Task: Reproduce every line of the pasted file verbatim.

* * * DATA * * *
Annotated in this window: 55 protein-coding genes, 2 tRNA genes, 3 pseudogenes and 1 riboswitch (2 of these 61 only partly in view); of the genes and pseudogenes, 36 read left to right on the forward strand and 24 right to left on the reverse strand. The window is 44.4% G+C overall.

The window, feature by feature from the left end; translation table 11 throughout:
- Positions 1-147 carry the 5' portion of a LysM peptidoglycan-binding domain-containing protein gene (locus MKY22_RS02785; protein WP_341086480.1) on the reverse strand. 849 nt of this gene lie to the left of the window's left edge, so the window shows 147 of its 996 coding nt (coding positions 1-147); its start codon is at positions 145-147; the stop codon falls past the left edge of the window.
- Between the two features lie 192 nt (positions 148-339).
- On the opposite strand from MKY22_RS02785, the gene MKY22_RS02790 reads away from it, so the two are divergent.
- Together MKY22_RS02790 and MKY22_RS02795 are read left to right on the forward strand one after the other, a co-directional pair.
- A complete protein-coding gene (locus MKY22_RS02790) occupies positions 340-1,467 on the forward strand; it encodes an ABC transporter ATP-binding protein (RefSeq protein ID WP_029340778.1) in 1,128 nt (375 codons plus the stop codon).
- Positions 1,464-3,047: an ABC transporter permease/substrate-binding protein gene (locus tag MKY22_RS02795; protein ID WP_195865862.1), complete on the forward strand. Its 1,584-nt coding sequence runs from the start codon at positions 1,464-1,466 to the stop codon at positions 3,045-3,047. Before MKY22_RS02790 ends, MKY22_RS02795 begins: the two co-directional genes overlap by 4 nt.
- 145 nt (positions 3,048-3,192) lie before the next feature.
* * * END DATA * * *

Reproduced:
Annotated in this window: 55 protein-coding genes, 2 tRNA genes, 3 pseudogenes and 1 riboswitch (2 of these 61 only partly in view); of the genes and pseudogenes, 36 read left to right on the forward strand and 24 right to left on the reverse strand. The window is 44.4% G+C overall.

The window, feature by feature from the left end; translation table 11 throughout:
- Positions 1-147 carry the 5' portion of a LysM peptidoglycan-binding domain-containing protein gene (locus MKY22_RS02785; protein WP_341086480.1) on the reverse strand. 849 nt of this gene lie to the left of the window's left edge, so the window shows 147 of its 996 coding nt (coding positions 1-147); its start codon is at positions 145-147; the stop codon falls past the left edge of the window.
- Between the two features lie 192 nt (positions 148-339).
- On the opposite strand from MKY22_RS02785, the gene MKY22_RS02790 reads away from it, so the two are divergent.
- Together MKY22_RS02790 and MKY22_RS02795 are read left to right on the forward strand one after the other, a co-directional pair.
- A complete protein-coding gene (locus MKY22_RS02790) occupies positions 340-1,467 on the forward strand; it encodes an ABC transporter ATP-binding protein (RefSeq protein ID WP_029340778.1) in 1,128 nt (375 codons plus the stop codon).
- Positions 1,464-3,047: an ABC transporter permease/substrate-binding protein gene (locus tag MKY22_RS02795; protein ID WP_195865862.1), complete on the forward strand. Its 1,584-nt coding sequence runs from the start codon at positions 1,464-1,466 to the stop codon at positions 3,045-3,047. Before MKY22_RS02790 ends, MKY22_RS02795 begins: the two co-directional genes overlap by 4 nt.
- 145 nt (positions 3,048-3,192) lie before the next feature.